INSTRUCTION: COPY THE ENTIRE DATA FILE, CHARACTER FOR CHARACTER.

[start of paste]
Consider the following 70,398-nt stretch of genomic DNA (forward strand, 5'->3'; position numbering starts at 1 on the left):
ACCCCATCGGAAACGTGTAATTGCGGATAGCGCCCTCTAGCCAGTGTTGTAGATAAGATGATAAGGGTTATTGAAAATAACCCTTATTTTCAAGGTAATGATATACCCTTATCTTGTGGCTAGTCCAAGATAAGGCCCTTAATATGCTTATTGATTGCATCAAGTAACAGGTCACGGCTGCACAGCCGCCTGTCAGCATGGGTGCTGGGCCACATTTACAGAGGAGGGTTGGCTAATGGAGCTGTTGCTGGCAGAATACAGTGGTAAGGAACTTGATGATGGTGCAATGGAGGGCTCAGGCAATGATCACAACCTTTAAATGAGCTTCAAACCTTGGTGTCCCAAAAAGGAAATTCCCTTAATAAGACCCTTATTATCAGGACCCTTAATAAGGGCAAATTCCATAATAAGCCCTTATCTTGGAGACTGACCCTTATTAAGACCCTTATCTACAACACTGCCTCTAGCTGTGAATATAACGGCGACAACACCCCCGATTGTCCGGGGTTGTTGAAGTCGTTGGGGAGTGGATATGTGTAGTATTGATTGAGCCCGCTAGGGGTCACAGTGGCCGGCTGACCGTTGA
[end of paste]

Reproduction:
Consider the following 70,398-nt stretch of genomic DNA (forward strand, 5'->3'; position numbering starts at 1 on the left):
ACCCCATCGGAAACGTGTAATTGCGGATAGCGCCCTCTAGCCAGTGTTGTAGATAAGATGATAAGGGTTATTGAAAATAACCCTTATTTTCAAGGTAATGATATACCCTTATCTTGTGGCTAGTCCAAGATAAGGCCCTTAATATGCTTATTGATTGCATCAAGTAACAGGTCACGGCTGCACAGCCGCCTGTCAGCATGGGTGCTGGGCCACATTTACAGAGGAGGGTTGGCTAATGGAGCTGTTGCTGGCAGAATACAGTGGTAAGGAACTTGATGATGGTGCAATGGAGGGCTCAGGCAATGATCACAACCTTTAAATGAGCTTCAAACCTTGGTGTCCCAAAAAGGAAATTCCCTTAATAAGACCCTTATTATCAGGACCCTTAATAAGGGCAAATTCCATAATAAGCCCTTATCTTGGAGACTGACCCTTATTAAGACCCTTATCTACAACACTGCCTCTAGCTGTGAATATAACGGCGACAACACCCCCGATTGTCCGGGGTTGTTGAAGTCGTTGGGGAGTGGATATGTGTAGTATTGATTGAGCCCGCTAGGGGTCACAGTGGCCGGCTGACCGTTGA